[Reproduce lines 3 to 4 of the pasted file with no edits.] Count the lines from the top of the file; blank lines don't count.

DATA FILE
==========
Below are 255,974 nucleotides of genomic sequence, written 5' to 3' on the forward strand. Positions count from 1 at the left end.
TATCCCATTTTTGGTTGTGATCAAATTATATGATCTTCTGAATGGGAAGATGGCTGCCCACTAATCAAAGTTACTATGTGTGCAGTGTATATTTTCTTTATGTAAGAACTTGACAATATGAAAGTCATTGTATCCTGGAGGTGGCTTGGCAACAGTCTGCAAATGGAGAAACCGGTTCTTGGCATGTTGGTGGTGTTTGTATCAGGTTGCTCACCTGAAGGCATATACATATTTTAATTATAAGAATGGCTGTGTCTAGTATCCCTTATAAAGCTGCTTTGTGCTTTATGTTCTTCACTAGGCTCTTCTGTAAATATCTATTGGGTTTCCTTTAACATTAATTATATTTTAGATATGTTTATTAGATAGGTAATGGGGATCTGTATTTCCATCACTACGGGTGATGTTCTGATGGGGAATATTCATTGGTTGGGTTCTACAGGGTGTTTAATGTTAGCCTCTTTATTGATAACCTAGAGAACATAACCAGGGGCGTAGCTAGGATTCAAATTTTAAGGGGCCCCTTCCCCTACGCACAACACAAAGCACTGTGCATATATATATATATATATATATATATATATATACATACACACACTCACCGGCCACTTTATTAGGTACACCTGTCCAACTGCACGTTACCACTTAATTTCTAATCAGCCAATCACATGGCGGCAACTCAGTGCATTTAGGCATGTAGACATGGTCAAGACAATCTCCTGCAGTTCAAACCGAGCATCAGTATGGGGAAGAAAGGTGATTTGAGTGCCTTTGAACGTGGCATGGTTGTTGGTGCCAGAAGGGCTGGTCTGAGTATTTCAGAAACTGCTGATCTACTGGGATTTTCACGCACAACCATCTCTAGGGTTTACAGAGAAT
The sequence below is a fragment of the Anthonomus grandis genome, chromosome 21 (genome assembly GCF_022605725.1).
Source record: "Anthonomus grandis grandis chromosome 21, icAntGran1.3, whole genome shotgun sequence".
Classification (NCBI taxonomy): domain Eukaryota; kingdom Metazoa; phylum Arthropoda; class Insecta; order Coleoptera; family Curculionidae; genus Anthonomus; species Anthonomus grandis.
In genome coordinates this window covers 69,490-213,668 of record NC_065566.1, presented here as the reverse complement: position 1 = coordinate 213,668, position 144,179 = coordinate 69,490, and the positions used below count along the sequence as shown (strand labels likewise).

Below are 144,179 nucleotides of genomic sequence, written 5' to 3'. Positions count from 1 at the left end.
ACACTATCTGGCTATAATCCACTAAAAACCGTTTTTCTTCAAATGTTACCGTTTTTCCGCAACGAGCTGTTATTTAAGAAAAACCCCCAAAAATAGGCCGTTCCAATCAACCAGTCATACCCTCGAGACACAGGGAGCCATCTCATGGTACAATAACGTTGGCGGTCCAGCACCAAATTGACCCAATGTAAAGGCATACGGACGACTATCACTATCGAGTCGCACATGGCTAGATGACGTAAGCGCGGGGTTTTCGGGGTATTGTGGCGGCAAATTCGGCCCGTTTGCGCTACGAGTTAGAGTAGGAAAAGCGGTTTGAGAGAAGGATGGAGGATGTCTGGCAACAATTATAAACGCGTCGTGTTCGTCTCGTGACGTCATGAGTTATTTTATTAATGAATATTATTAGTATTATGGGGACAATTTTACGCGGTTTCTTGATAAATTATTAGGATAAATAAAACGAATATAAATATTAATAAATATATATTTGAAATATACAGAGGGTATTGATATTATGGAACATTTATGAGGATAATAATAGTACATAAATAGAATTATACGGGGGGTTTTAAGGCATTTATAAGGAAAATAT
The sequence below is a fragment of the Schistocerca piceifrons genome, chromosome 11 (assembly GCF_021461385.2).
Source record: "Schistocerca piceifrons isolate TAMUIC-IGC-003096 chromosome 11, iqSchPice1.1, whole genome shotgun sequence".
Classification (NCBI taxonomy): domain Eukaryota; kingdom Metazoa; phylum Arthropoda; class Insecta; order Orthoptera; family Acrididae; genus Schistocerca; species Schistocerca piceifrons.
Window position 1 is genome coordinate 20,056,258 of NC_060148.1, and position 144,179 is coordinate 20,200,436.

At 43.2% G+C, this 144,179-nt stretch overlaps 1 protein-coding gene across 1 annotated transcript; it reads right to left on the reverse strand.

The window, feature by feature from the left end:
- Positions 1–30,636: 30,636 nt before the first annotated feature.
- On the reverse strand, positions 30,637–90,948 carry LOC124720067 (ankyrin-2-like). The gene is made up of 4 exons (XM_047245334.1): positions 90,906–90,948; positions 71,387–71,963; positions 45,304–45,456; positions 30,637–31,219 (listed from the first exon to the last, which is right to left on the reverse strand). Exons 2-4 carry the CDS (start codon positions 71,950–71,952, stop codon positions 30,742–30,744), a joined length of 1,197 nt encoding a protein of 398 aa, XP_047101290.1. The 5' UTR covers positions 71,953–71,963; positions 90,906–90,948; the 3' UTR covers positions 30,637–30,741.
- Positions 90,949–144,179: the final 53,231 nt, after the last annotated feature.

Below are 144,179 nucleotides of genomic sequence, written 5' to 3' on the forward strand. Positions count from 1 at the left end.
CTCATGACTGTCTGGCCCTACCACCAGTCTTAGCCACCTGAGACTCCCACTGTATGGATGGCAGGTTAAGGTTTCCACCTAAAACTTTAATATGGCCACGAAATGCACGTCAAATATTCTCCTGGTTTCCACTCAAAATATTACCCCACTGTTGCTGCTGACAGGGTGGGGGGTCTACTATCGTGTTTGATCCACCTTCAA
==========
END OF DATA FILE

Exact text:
The sequence below is a fragment of the Anthonomus grandis genome, chromosome 21 (genome assembly GCF_022605725.1).
Source record: "Anthonomus grandis grandis chromosome 21, icAntGran1.3, whole genome shotgun sequence".